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At just two years old, Twitter is a worldwide phenomenon and changing the way we communicate. Co-founder Biz Stone says it’s a happy accident
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At just two years old, Twitter is a worldwide phenomenon and changing the way we communicate. Co-founder Biz Stone says it’s a happy accident

Twitter, the invention of three serial Web 2.0 entrepreneurs, is easily mistaken for the perfectly-realised result of an inspired idea. The truth, however, is more interesting. “Twitter was a happy mistake,” says Biz Stone.

Stone, who had a background in social networking and innovation, and Jack Dorsey, who had written dispatch software for tracking ambulances and taxis, planned to work on another project. But boredom drove them to experiment.

“We thought about dispatch and wondered if there was a way to bring this to social networking,” says Stone. “What say you could know where your friends and colleagues were without actually asking them?” They built a prototype in two weeks.

“I first knew we had something when we starting testing the service,” says Stone. He was renovating his new house in California—and desperately regretting ripping up wall-to-wall carpet during a heat wave. His phone buzzed with a tweet from Evan Williams: Sipping pinot noir after massage in Napa Valley. “Here I was, dripping with sweat, and all I could do was laugh out loud. I was killing myself and he was getting a massage. I then realised I was enjoying the product. And that was enough of a reason to keep working on it.”

He knew Twitter would be big when he heard the story of James Buck, a photojournalism student who’d moved to Egypt to record activism. After he kept missing the action, he befriended protesters to find out how they knew when and where to meet. They were using Twitter.

When police captured Buck during a protest, he tweeted one word from his mobile: Arrested. Friends back home saw it, alerted his dean, who alerted the embassy, which sent lawyers immediately. Several hours later, there was another one-word tweet: Freed.

The world was starting to see the power of Twitter. Stone was flooded with stories of people whose lives had been transformed: sharing ideas and making connections.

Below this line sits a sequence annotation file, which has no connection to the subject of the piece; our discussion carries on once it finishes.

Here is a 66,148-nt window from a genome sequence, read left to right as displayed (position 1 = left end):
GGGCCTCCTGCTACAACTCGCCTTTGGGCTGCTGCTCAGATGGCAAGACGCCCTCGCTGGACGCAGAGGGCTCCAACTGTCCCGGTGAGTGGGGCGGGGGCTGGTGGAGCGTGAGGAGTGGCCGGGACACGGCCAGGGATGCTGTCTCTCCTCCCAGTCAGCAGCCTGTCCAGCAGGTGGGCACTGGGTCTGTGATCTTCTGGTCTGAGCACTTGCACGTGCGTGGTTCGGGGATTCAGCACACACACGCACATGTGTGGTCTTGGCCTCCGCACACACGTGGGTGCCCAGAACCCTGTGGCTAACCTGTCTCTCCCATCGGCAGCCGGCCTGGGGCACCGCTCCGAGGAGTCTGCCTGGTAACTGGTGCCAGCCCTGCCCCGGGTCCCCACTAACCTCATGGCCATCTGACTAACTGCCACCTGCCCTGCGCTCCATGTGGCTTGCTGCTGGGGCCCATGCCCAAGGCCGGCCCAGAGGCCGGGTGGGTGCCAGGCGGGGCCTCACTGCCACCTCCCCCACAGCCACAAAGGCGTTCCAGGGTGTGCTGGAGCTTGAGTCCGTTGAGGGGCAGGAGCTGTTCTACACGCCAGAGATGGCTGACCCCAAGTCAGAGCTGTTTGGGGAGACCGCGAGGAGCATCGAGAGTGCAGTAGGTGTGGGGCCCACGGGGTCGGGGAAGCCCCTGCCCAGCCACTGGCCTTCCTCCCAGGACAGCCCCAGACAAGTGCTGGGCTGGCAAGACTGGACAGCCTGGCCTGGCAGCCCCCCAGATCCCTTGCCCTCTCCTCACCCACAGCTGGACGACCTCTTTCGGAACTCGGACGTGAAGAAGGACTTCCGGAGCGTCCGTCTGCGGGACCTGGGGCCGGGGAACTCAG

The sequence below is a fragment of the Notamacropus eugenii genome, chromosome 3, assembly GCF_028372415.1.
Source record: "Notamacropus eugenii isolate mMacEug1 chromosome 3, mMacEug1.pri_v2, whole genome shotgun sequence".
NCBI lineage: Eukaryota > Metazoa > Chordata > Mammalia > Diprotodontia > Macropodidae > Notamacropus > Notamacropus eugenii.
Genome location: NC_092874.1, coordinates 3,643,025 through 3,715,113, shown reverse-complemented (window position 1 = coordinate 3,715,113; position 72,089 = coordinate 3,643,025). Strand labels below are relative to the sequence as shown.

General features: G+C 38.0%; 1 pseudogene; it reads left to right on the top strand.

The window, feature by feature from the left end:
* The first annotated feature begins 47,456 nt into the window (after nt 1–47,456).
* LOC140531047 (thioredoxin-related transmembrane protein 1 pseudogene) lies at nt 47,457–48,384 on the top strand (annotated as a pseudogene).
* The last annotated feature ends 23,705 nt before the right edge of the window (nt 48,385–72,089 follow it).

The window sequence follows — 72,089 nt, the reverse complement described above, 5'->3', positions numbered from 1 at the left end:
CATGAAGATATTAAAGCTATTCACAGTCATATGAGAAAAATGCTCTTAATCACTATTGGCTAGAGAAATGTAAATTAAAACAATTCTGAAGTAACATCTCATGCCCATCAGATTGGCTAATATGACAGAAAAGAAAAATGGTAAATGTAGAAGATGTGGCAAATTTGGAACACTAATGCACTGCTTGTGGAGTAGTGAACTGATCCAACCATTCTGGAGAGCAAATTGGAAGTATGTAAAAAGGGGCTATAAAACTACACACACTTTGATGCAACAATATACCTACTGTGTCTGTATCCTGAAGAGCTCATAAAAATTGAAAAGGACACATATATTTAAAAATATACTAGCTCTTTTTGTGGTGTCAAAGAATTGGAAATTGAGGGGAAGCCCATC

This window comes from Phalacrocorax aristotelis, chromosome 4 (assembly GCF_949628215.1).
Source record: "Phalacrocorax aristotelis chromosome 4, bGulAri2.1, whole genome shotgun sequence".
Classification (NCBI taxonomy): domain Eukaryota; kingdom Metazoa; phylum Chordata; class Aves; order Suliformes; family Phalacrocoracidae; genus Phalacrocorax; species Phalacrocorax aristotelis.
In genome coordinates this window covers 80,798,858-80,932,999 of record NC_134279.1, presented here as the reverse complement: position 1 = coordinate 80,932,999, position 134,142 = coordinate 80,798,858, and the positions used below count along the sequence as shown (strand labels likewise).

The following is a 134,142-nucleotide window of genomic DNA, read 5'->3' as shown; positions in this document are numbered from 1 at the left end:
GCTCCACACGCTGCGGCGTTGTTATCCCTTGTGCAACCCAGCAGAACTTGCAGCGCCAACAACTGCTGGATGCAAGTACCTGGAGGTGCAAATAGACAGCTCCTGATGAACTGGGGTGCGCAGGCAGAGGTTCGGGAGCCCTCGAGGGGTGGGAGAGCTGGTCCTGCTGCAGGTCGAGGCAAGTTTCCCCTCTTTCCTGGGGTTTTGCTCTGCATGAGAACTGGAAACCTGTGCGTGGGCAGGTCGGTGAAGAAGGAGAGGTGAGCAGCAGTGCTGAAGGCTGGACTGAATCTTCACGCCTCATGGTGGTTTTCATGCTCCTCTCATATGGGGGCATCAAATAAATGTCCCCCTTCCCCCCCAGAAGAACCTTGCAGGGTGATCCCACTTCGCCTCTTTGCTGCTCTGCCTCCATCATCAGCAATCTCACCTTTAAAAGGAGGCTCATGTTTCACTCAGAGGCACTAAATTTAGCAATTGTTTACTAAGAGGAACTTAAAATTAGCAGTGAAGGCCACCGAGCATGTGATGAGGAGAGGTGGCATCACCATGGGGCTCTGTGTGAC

Companies can’t ignore the pulling power of Twitter, and Stone doesn’t expect them to. The Twitter team—now numbering around 70 with Dorsey as chairman, Williams as chief executive and Stone as creative director—is working on a business product to help companies better engage with their audiences.

“It’s more accurately a new platform,” says Stone. There will be application programming interfaces (APIs) with the new feature, so all the third-party applications that are currently servicing businesses will be creating new workflow for them.

The new accounts will be rolled out before year’s end and for now that’s all Stone is sharing, but he will say that companies will be charged for information in the quest to help them Twitter better.

“We want to allow companies to spend as much money on Twitter as they’d like, and they’ll get back even more money in return.”

And there’s still the thought that mobile is the right platform for Twitter. A team is working to bring the Twitter mobile service to those in developing countries at no extra cost, and they are also launching a ‘retweet’ feature.

“You can just push one button and everyone who follows you can see it and do the same. We can get a message out to millions in seconds,” says Stone, which he hopes will help people become aware of disasters and civil defence information.

“I wouldn’t say to people that they should rely on Twitter in an emergency situation, but I think creating a system that disseminates information very quickly can certainly help people to help each other.”

So Stone isn’t worried about Twitter’s future and is in no hurry to jump into bed with someone new. “Choosing an investor is like hiring an employee you can never fire. You have to be very, very careful.

“Everyone thinks this is just going to disappear. People have this image of a big scary board of directors demanding cash. But it isn’t like that at all. There’s no shortage of ideas for the future, but we do operate with some restraint. Part of the beauty of Twitter lies in its simplicity.”

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